Improvements Needed to Enhance DOD's Management Approach and Implementation of Item Unique Identification Technology
May 3, 2012
The Department of Defense (DOD) has taken some steps to improve its approach to managing and implementing Item Unique Identification (IUID) technology, but has yet to incorporate some key elements of best management practices into its evolving framework for management of IUID implementation. These include internal controls and analysis of return on investment. DOD has included certain internal controls, such as defining key areas of authority for IUID implementation, and it is revising policy to incorporate IUID. However, DOD does not have performance measures, such as reliable schedules for predicting when its enterprise information systems will be able to manage items using IUID data, or a full estimate of IUID's cost and benefits. Without a management framework that includes such key practices, DOD has faced challenges in implementing IUID technology and may not be well positioned to achieve potential financial and nonfinancial benefits.
DOD's data on the number of items already in its inventory—legacy items—marked with IUID labels to date is incomplete and DOD lacks assurance that contractors are sufficiently marking newly-acquired items and government-furnished property. The military services mark legacy items and have reported marking more than 2 million items. However, DOD does not have complete information on the total number of legacy items its components have marked and must mark in the future; does not have a full set of quantifiable goals or interim milestones corresponding to its IUID marking criteria—such as certain items that cost $5,000 or more—and does not use consistent criteria among its components to track progress. Without the components reporting complete and comparable data, DOD's ability to assess progress in marking legacy items will remain limited. Also, DOD does not have assurance that contractors are sufficiently marking newly-acquired items and government-furnished property. DOD reported that as of January 2012, over 2,500 contractors had marked or registered over 11 million items. However, DOD does not require the components to examine and report on all types of contracts that should include IUID marking clauses, nor does it have policies and procedures that provide for systematic assessment of the sufficiency of data contained in these items' labels. Hence, DOD cannot know the full extent to which contractors are supplying IUID labels with the data needed to track items.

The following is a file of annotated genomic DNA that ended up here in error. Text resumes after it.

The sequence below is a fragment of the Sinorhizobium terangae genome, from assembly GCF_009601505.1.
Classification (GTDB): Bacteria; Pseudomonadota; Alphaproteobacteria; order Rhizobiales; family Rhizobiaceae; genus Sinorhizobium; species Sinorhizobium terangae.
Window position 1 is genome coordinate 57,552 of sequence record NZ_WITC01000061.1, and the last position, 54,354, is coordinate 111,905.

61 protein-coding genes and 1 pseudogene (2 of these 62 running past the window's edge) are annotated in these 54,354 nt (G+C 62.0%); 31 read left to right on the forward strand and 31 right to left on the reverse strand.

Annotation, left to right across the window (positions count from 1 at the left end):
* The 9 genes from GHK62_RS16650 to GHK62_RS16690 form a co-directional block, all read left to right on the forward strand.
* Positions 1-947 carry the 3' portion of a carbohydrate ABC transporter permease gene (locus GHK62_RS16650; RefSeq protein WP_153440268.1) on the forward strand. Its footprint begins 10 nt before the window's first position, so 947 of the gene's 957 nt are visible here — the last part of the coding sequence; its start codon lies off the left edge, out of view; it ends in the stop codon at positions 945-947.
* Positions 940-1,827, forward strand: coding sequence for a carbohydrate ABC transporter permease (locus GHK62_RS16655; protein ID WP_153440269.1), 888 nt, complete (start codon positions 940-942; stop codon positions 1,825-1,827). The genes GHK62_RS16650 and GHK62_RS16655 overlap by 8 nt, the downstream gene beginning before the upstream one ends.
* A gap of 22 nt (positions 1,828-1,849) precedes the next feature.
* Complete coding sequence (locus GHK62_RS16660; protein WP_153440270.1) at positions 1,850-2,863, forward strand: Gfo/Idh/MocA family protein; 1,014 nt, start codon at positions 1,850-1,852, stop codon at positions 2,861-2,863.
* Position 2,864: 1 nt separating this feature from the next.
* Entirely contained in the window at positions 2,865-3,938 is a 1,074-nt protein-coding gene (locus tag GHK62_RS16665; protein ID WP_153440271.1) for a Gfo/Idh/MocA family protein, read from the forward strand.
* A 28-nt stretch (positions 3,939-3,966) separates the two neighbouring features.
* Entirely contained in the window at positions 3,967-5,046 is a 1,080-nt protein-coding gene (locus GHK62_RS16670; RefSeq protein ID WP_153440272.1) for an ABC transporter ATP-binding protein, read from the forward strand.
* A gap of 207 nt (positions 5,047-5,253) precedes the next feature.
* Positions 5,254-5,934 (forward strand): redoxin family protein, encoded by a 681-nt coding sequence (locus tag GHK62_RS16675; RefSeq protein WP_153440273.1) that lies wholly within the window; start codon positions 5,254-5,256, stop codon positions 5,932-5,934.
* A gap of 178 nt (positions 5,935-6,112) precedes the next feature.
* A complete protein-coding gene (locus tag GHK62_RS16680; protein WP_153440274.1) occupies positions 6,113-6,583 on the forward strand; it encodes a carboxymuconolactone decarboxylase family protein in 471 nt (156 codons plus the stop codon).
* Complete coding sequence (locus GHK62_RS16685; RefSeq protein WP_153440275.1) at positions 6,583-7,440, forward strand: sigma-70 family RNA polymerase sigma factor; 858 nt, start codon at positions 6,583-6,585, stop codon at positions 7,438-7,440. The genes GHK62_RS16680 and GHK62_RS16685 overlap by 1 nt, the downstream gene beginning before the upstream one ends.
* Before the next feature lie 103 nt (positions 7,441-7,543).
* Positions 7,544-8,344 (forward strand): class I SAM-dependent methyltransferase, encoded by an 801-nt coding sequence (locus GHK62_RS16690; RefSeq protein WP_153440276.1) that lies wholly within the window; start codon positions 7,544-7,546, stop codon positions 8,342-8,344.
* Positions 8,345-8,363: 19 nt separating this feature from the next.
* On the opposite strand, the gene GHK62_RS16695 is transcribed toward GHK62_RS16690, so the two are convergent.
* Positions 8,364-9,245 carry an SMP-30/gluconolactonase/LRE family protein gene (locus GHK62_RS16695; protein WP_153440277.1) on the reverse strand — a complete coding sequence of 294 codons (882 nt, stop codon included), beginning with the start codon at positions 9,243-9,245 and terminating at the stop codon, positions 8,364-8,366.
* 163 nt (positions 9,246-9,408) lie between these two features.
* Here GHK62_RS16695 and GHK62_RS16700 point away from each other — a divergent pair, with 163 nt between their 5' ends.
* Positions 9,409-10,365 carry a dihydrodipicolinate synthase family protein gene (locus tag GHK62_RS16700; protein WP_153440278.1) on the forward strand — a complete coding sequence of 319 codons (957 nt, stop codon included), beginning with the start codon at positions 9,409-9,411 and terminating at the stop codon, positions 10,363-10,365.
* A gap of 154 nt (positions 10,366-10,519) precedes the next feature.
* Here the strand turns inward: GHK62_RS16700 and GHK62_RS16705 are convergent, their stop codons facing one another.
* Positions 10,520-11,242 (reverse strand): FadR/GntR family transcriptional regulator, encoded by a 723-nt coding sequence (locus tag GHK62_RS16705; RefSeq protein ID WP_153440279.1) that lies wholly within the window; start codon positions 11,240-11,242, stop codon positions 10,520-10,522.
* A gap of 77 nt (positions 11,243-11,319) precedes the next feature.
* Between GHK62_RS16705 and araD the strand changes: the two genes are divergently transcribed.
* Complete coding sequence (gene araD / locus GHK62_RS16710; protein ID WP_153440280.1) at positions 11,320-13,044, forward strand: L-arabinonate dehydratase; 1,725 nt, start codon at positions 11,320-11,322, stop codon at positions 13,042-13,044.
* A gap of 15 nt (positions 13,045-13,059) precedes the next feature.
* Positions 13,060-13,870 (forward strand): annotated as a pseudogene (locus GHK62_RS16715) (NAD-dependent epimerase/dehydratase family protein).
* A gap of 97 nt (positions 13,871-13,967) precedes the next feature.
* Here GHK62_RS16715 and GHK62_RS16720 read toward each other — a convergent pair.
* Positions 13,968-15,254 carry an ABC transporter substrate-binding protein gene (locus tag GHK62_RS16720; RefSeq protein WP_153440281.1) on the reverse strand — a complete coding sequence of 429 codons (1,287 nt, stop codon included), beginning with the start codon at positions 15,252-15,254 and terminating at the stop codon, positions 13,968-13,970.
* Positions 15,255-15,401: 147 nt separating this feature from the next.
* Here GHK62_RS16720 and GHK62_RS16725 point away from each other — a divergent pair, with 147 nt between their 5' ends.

DOD's ability to track and share unique item identifier (UII) data across components is hampered by the lack of full integration of data into components' enterprise information systems. DOD has made some progress but faces challenges as it proceeds with its integration plans. DOD is revising its supply chain management policy and guidance to include IUID use, but has not fully defined requirements for using UII data, nor developed complete, integrated master schedules for integrating IUID, DOD-wide and within components' systems. Such schedules enable agencies to predict the cost and timelines of their systems' development. Without such requirements and schedules, DOD cannot adequately predict when the systems will be able to use UII data, or whether DOD will meet its fiscal year 2015 goal for using UII data to manage items throughout their life cycle.